Vacuum Excavation



The main benefit of using a vacuum excavator is the minimum damage to existing and underground fixtures of pipework, cabling, and power or other lines. It is more precise and accurate and there is less need for backfilling. digging and collecting dirt around an underground utility or cable, without using traditional digging tools or machines.

Using non-destructive digging techniques like vacuum excavation and hydro excavation has proven to significantly mitigate the risk of line strikes and utility damage, while also decreasing project time

Safely excavating around cable networks and buried pipelines, emergency repair for utility and pipeline networks, rail track maintenance deep excavation, confined space excavation, sewer clearance, clearing around tree roots, basement work and more.

Vac Ex is commonly used for environmental maintenance, including clearing away any environmental damage and cleaning blocked gullies and gutters on the street.



Test Holes

Often referred to as "potholing" or "daylighting." It is when small holes are hand or machine-excavated to expose a buried utility when its location is unknown. It's an inexpensive and low-impact way of verifying the location of a buried utility, including its depth and dimensions.


To create a trench surrounding a utility or other below surface elements. The trench can be made into any shape needed to properly expose the buried utility.

Slot Trenching

High-pressure air or water can be used to accurately "cut" trenches ranging from 0.5 - 2 feet wide, and up to 8 feet deep. Slot trenching is used to search for utility lines in unknown locations, as well as to prepare the ground for the installation of pipes, cables, wires, and various other subsurface elements.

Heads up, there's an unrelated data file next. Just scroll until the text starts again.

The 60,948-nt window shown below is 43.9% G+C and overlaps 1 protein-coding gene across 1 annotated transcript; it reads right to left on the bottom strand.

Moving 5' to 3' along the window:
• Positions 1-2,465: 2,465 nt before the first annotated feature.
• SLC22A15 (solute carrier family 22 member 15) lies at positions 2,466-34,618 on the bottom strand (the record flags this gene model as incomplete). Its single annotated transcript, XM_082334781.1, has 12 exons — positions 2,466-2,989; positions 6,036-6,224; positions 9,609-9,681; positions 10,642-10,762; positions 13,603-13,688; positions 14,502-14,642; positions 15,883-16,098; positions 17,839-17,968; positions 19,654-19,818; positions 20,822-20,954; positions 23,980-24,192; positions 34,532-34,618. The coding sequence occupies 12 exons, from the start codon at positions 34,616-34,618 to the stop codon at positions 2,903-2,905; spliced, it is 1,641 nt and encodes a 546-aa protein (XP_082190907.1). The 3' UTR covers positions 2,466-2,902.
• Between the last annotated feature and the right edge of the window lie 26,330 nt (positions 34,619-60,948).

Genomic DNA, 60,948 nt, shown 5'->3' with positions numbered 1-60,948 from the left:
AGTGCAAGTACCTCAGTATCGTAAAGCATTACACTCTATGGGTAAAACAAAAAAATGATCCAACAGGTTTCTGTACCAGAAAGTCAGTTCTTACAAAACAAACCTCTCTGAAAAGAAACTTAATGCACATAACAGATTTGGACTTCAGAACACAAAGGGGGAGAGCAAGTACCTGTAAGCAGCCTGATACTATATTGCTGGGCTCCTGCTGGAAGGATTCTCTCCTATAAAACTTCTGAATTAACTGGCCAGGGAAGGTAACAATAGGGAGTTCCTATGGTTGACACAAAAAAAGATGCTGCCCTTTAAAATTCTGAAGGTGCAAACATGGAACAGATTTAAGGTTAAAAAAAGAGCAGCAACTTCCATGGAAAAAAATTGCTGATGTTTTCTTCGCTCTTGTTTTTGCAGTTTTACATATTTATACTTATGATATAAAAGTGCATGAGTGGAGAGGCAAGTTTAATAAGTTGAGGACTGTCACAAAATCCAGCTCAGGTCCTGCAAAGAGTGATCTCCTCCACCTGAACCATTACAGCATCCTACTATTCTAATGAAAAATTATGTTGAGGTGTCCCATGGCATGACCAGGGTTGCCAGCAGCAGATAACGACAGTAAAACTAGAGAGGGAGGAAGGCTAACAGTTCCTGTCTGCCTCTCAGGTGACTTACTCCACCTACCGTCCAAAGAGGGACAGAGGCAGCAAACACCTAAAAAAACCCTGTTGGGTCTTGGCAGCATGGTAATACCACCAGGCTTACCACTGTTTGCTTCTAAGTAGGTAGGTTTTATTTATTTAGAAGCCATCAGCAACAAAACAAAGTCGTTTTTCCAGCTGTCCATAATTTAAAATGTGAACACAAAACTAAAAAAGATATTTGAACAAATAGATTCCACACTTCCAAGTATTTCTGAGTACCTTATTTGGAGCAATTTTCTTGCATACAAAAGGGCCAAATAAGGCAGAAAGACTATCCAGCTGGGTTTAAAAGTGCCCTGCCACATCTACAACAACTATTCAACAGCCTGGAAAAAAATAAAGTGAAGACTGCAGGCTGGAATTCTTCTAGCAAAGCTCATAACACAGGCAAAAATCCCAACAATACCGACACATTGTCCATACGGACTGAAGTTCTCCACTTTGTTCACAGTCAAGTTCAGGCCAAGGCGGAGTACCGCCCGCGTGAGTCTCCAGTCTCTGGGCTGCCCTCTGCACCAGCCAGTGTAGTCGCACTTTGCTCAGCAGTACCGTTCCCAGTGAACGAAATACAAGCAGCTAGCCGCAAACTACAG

Remote Excavation

Perfect for tight or hard-to-reach spaces. The vac truck is parked further away from the work area, and a long hose is used to access the space. This can also be used when the ground surface is unsafe and unstable and the weight of the truck could cause damage.


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Utility locating uses radio waves above surface to give a presumed location of a buried utility without disturbing the ground’s surface which is Level B. Vacuum Excavation is disturbing the ground in a non destructive way to expose utility lines and prove that it’s there, proving the exaction location and depth of that utility which is Level A. Utility locating does not prove the actual size and depth of the utility. So if someone is digging near an existing utility that has been marked by locating, it is the responsibility of the person doing the digging to verify daylight or prove the location of the marked utility.

Daylighting means that something underground needs to be exposed so you can see it. It’s literally shedding light into what’s below.

Both involve using jets of air or water to break up soil and ground fill that is then sucked up to clear the area. There is no clear or right answer about which is better. It depends on multiple factors about the type of job, work conditions and goals, as well as some specifics about the site. On The Mark Locators can speak with you to asses the job site conditions and what is best for that project. 

On The Mark Locators uses a precision water nozzle on a high-pressure hose, where water is jetted to efficiently clean and remove mud, slush, debris, and soil. 


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